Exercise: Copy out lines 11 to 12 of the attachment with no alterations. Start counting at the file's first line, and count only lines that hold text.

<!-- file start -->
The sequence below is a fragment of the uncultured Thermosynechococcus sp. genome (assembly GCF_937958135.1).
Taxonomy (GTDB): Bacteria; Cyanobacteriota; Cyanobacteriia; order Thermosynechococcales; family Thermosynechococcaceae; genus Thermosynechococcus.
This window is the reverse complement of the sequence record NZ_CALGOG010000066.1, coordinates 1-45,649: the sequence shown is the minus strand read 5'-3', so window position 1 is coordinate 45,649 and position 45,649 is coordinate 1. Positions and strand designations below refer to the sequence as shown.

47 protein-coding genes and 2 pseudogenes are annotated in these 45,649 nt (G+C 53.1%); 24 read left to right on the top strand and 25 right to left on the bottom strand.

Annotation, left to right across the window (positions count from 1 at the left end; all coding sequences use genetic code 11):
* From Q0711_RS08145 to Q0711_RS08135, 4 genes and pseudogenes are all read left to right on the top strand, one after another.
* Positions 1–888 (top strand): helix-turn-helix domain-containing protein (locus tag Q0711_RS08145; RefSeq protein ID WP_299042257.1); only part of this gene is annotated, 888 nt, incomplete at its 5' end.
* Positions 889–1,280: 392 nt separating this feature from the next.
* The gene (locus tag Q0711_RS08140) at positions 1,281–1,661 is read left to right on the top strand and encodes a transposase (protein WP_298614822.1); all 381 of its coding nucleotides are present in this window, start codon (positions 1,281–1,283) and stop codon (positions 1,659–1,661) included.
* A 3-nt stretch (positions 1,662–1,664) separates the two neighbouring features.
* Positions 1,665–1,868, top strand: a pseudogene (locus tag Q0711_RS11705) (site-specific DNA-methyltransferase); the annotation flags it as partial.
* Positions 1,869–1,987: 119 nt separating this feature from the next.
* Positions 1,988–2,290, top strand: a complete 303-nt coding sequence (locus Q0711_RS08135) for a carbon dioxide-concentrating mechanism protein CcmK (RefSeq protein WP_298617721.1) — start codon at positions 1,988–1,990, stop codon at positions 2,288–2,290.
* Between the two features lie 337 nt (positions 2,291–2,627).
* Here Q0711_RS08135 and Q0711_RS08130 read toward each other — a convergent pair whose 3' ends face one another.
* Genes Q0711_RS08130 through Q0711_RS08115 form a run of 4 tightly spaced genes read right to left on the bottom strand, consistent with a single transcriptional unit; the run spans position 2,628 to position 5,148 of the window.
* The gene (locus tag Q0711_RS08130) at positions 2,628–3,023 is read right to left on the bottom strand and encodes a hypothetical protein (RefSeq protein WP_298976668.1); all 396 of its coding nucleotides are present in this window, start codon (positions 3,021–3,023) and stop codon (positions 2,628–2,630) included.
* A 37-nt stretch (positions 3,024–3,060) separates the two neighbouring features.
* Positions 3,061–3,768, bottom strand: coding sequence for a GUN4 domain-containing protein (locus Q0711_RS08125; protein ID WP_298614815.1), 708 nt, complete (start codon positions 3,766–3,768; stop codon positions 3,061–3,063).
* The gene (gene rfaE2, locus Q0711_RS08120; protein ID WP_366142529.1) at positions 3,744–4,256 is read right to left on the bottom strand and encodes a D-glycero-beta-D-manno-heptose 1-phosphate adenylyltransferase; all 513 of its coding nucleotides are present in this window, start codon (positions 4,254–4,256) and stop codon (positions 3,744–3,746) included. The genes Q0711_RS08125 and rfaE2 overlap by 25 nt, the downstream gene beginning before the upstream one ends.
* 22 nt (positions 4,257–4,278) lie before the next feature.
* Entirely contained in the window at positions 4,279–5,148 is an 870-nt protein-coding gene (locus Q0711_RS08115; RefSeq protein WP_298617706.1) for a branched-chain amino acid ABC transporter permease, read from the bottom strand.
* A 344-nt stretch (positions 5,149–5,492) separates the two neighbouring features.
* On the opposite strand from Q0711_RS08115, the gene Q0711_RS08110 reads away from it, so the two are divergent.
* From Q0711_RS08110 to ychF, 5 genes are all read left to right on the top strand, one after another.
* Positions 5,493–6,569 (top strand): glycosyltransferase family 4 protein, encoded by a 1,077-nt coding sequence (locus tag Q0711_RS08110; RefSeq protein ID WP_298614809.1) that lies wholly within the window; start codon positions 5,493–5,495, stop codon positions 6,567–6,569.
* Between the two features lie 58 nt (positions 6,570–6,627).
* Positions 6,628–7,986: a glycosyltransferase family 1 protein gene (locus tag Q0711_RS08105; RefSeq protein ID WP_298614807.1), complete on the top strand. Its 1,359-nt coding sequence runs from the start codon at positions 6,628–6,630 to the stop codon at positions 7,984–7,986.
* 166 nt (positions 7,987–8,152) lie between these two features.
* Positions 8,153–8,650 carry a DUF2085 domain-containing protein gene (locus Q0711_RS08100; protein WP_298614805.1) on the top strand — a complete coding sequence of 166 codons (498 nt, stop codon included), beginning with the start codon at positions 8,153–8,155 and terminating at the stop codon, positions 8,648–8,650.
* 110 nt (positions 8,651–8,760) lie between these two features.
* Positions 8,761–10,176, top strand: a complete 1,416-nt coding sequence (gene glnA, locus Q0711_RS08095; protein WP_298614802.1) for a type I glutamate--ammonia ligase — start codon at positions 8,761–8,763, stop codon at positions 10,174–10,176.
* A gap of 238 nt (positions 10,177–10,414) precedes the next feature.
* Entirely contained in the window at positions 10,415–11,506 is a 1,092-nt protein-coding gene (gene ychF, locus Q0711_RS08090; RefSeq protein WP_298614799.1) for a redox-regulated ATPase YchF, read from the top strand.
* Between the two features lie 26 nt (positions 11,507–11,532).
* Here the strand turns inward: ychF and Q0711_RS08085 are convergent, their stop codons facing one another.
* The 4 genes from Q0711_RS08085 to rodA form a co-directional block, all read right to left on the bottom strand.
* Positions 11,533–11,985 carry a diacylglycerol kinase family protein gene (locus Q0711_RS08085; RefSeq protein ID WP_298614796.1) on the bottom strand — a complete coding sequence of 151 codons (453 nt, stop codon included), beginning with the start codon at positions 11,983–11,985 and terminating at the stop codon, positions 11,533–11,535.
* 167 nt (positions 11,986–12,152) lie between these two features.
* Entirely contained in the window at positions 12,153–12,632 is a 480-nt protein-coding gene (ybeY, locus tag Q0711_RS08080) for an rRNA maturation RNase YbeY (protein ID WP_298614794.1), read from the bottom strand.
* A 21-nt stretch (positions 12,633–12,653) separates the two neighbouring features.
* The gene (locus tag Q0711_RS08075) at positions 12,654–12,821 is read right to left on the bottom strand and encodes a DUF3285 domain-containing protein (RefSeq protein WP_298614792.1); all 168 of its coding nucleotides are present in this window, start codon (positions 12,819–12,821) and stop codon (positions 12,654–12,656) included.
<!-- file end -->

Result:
* Positions 1,665–1,868, top strand: a pseudogene (locus tag Q0711_RS11705) (site-specific DNA-methyltransferase); the annotation flags it as partial.
* Positions 1,869–1,987: 119 nt separating this feature from the next.